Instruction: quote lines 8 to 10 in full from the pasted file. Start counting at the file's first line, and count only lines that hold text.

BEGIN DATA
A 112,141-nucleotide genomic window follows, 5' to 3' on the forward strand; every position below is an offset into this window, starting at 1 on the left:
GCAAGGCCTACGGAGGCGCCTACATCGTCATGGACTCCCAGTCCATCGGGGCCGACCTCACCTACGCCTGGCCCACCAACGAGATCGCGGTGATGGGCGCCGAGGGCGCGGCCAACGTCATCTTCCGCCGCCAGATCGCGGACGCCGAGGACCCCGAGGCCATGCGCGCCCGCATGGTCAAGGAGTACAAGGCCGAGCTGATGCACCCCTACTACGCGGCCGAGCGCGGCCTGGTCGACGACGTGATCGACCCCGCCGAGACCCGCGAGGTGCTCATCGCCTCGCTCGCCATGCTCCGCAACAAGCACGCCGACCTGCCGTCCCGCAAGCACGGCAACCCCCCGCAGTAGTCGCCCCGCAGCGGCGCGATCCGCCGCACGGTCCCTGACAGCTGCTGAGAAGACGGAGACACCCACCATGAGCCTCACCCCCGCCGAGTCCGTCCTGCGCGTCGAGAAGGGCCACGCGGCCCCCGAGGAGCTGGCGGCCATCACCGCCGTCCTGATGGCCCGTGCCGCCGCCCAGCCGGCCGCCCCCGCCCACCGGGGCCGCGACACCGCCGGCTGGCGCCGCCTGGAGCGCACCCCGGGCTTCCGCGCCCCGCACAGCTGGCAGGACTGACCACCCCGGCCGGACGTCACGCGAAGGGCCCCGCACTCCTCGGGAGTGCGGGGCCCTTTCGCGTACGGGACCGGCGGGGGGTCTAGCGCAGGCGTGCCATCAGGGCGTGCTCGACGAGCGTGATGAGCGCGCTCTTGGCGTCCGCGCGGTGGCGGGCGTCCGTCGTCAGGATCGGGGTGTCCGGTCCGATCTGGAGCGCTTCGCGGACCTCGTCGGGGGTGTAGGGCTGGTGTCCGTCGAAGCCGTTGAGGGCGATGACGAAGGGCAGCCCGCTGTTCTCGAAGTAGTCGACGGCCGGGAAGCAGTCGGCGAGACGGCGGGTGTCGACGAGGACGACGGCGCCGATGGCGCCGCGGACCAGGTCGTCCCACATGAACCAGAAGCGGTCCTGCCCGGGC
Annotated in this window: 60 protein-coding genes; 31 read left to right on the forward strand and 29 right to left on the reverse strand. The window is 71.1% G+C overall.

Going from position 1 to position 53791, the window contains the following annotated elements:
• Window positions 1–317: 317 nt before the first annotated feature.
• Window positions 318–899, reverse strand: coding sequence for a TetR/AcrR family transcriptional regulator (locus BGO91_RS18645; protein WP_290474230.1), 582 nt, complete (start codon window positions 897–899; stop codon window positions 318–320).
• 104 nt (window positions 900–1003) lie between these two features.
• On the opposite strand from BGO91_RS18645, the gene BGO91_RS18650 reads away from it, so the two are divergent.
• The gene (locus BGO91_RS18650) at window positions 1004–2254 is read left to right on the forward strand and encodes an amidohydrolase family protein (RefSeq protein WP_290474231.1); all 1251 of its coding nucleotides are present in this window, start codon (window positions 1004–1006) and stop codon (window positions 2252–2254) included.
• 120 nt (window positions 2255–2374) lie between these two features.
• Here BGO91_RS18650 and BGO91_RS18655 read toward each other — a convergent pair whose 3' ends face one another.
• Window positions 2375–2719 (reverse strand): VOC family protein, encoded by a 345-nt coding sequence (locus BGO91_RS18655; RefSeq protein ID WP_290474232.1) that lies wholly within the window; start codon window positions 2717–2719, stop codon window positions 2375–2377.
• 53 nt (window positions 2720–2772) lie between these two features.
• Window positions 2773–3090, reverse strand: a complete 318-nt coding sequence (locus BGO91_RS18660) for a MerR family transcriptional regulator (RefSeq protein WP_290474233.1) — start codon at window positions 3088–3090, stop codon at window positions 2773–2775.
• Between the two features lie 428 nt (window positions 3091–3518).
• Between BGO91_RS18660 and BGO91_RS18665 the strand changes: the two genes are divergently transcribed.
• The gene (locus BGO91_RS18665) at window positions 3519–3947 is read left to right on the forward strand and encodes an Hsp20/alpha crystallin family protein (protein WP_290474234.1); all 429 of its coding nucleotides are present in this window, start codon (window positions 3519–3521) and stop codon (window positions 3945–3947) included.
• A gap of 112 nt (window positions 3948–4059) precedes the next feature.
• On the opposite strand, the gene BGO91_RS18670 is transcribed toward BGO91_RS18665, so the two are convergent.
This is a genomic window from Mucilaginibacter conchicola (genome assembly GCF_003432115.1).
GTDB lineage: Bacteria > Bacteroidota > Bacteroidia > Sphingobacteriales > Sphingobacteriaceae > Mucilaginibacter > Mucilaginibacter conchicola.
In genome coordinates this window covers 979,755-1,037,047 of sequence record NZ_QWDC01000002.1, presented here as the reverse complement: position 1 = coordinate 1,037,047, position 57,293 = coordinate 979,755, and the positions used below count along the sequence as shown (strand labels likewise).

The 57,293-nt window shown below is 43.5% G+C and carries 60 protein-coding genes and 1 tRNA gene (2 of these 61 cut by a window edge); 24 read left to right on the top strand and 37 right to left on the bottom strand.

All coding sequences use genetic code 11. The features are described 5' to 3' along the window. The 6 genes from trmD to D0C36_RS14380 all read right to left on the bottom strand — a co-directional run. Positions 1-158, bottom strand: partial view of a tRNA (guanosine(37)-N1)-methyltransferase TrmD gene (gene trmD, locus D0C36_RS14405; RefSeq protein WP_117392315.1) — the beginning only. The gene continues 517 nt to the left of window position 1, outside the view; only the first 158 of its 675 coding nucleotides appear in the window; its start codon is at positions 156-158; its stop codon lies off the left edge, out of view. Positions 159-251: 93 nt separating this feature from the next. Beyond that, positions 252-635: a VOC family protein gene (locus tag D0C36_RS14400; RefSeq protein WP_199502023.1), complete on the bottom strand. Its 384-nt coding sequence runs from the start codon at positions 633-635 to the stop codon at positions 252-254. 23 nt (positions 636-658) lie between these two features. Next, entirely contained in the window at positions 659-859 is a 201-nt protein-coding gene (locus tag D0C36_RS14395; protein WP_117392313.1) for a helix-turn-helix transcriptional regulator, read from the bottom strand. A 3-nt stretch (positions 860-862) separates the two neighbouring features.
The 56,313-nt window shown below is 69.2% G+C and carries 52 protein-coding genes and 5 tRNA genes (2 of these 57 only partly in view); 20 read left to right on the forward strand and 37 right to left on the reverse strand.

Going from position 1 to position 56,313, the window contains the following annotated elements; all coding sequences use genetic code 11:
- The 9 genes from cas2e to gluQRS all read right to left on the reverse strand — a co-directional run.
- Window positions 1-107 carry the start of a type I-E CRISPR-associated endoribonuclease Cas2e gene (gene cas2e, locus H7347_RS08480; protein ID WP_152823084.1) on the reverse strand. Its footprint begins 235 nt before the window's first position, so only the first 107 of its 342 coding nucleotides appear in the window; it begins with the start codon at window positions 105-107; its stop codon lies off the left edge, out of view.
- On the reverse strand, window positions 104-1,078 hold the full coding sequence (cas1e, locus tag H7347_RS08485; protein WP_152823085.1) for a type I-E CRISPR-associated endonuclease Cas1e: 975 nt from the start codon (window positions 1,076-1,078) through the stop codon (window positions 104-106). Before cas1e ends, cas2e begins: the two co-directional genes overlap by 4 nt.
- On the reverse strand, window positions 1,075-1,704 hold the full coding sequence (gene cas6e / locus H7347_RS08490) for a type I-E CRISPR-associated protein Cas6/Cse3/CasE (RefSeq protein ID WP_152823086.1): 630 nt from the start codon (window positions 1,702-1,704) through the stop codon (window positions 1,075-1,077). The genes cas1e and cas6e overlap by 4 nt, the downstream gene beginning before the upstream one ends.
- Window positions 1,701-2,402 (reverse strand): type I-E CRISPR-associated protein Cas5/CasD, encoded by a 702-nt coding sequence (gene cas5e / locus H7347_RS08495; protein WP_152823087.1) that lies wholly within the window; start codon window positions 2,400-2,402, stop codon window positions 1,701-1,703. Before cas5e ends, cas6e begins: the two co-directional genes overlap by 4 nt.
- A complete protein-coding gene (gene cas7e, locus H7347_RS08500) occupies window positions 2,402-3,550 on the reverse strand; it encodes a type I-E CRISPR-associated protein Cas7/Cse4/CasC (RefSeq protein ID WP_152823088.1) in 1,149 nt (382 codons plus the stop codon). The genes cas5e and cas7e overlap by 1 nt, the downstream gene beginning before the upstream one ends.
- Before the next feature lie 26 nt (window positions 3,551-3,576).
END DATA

• On the opposite strand from BGO91_RS18645, the gene BGO91_RS18650 reads away from it, so the two are divergent.
• The gene (locus BGO91_RS18650) at window positions 1004–2254 is read left to right on the forward strand and encodes an amidohydrolase family protein (RefSeq protein WP_290474231.1); all 1251 of its coding nucleotides are present in this window, start codon (window positions 1004–1006) and stop codon (window positions 2252–2254) included.
• 120 nt (window positions 2255–2374) lie between these two features.